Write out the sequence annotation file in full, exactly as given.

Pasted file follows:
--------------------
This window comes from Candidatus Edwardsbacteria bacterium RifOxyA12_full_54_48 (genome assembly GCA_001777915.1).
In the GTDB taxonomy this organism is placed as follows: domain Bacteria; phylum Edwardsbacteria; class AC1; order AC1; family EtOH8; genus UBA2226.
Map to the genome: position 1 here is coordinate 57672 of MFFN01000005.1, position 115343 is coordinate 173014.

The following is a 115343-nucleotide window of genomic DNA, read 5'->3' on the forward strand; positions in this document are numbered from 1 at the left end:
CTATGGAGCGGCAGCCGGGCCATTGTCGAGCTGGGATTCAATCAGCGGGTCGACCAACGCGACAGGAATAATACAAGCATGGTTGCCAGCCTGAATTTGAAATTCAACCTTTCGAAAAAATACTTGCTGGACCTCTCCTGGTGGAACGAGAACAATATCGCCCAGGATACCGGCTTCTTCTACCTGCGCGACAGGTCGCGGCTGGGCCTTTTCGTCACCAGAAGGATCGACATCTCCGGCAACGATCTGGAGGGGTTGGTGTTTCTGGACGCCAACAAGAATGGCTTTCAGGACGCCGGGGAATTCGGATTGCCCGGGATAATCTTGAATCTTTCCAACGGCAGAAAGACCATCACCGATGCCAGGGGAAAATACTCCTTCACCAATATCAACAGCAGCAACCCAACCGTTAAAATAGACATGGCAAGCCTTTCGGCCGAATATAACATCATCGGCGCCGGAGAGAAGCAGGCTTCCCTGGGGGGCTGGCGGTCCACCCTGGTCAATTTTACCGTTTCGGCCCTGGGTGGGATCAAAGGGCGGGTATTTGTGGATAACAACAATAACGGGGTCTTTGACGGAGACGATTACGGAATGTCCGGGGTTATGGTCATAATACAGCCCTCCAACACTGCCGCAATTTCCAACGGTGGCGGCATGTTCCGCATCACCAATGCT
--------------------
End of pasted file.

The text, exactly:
This window comes from Candidatus Edwardsbacteria bacterium RifOxyA12_full_54_48 (genome assembly GCA_001777915.1).
In the GTDB taxonomy this organism is placed as follows: domain Bacteria; phylum Edwardsbacteria; class AC1; order AC1; family EtOH8; genus UBA2226.
Map to the genome: position 1 here is coordinate 57672 of MFFN01000005.1, position 115343 is coordinate 173014.

The following is a 115343-nucleotide window of genomic DNA, read 5'->3' on the forward strand; positions in this document are numbered from 1 at the left end:
CTATGGAGCGGCAGCCGGGCCATTGTCGAGCTGGGATTCAATCAGCGGGTCGACCAACGCGACAGGAATAATACAAGCATGGTTGCCAGCCTGAATTTGAAATTCAACCTTTCGAAAAAATACTTGCTGGACCTCTCCTGGTGGAACGAGAACAATATCGCCCAGGATACCGGCTTCTTCTACCTGCGCGACAGGTCGCGGCTGGGCCTTTTCGTCACCAGAAGGATCGACATCTCCGGCAACGATCTGGAGGGGTTGGTGTTTCTGGACGCCAACAAGAATGGCTTTCAGGACGCCGGGGAATTCGGATTGCCCGGGATAATCTTGAATCTTTCCAACGGCAGAAAGACCATCACCGATGCCAGGGGAAAATACTCCTTCACCAATATCAACAGCAGCAACCCAACCGTTAAAATAGACATGGCAAGCCTTTCGGCCGAATATAACATCATCGGCGCCGGAGAGAAGCAGGCTTCCCTGGGGGGCTGGCGGTCCACCCTGGTCAATTTTACCGTTTCGGCCCTGGGTGGGATCAAAGGGCGGGTATTTGTGGATAACAACAATAACGGGGTCTTTGACGGAGACGATTACGGAATGTCCGGGGTTATGGTCATAATACAGCCCTCCAACACTGCCGCAATTTCCAACGGTGGCGGCATGTTCCGCATCACCAATGCT